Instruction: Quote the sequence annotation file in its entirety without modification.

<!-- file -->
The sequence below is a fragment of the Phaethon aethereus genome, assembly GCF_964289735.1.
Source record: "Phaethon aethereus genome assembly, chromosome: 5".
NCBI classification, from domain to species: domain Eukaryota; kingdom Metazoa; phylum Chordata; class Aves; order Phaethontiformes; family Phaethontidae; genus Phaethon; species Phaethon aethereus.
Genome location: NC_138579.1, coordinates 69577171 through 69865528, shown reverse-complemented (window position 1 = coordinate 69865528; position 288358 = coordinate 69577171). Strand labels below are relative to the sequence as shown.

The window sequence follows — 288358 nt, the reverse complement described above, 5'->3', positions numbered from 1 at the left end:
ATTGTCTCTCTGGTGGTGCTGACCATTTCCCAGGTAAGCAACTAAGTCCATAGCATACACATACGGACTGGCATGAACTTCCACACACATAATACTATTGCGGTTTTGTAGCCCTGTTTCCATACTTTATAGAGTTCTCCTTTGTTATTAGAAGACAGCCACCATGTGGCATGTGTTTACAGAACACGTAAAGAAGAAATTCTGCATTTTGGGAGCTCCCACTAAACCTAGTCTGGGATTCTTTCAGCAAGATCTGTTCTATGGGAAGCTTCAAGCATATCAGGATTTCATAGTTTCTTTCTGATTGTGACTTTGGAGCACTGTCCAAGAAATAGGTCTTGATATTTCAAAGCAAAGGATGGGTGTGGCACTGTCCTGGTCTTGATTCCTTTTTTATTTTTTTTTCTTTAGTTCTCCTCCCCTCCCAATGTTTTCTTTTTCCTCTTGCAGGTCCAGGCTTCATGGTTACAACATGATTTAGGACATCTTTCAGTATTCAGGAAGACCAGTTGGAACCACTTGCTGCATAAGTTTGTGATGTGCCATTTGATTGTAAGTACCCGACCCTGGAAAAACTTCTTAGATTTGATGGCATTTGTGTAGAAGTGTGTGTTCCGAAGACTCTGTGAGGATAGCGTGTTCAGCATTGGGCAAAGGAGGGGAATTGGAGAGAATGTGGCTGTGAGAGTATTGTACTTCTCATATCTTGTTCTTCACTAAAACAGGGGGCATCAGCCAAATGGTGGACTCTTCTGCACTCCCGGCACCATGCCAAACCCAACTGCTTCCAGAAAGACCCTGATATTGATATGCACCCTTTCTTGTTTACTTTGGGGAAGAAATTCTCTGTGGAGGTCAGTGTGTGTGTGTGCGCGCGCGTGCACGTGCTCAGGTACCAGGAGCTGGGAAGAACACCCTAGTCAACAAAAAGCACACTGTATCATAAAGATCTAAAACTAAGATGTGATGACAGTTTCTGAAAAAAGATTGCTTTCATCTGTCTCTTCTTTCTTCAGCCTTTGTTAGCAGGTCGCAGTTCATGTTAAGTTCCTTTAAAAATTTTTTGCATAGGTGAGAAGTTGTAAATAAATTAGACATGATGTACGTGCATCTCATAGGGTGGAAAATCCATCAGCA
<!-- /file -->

The sequence below is a fragment of the Phaethon aethereus genome, assembly GCF_964289735.1.
Source record: "Phaethon aethereus genome assembly, chromosome: 5".
NCBI classification, from domain to species: domain Eukaryota; kingdom Metazoa; phylum Chordata; class Aves; order Phaethontiformes; family Phaethontidae; genus Phaethon; species Phaethon aethereus.
Genome location: NC_138579.1, coordinates 69577171 through 69865528, shown reverse-complemented (window position 1 = coordinate 69865528; position 288358 = coordinate 69577171). Strand labels below are relative to the sequence as shown.

The window sequence follows — 288358 nt, the reverse complement described above, 5'->3', positions numbered from 1 at the left end:
ATTGTCTCTCTGGTGGTGCTGACCATTTCCCAGGTAAGCAACTAAGTCCATAGCATACACATACGGACTGGCATGAACTTCCACACACATAATACTATTGCGGTTTTGTAGCCCTGTTTCCATACTTTATAGAGTTCTCCTTTGTTATTAGAAGACAGCCACCATGTGGCATGTGTTTACAGAACACGTAAAGAAGAAATTCTGCATTTTGGGAGCTCCCACTAAACCTAGTCTGGGATTCTTTCAGCAAGATCTGTTCTATGGGAAGCTTCAAGCATATCAGGATTTCATAGTTTCTTTCTGATTGTGACTTTGGAGCACTGTCCAAGAAATAGGTCTTGATATTTCAAAGCAAAGGATGGGTGTGGCACTGTCCTGGTCTTGATTCCTTTTTTATTTTTTTTTCTTTAGTTCTCCTCCCCTCCCAATGTTTTCTTTTTCCTCTTGCAGGTCCAGGCTTCATGGTTACAACATGATTTAGGACATCTTTCAGTATTCAGGAAGACCAGTTGGAACCACTTGCTGCATAAGTTTGTGATGTGCCATTTGATTGTAAGTACCCGACCCTGGAAAAACTTCTTAGATTTGATGGCATTTGTGTAGAAGTGTGTGTTCCGAAGACTCTGTGAGGATAGCGTGTTCAGCATTGGGCAAAGGAGGGGAATTGGAGAGAATGTGGCTGTGAGAGTATTGTACTTCTCATATCTTGTTCTTCACTAAAACAGGGGGCATCAGCCAAATGGTGGACTCTTCTGCACTCCCGGCACCATGCCAAACCCAACTGCTTCCAGAAAGACCCTGATATTGATATGCACCCTTTCTTGTTTACTTTGGGGAAGAAATTCTCTGTGGAGGTCAGTGTGTGTGTGTGCGCGCGCGTGCACGTGCTCAGGTACCAGGAGCTGGGAAGAACACCCTAGTCAACAAAAAGCACACTGTATCATAAAGATCTAAAACTAAGATGTGATGACAGTTTCTGAAAAAAGATTGCTTTCATCTGTCTCTTCTTTCTTCAGCCTTTGTTAGCAGGTCGCAGTTCATGTTAAGTTCCTTTAAAAATTTTTTGCATAGGTGAGAAGTTGTAAATAAATTAGACATGATGTACGTGCATCTCATAGGGTGGAAAATCCATCAGCA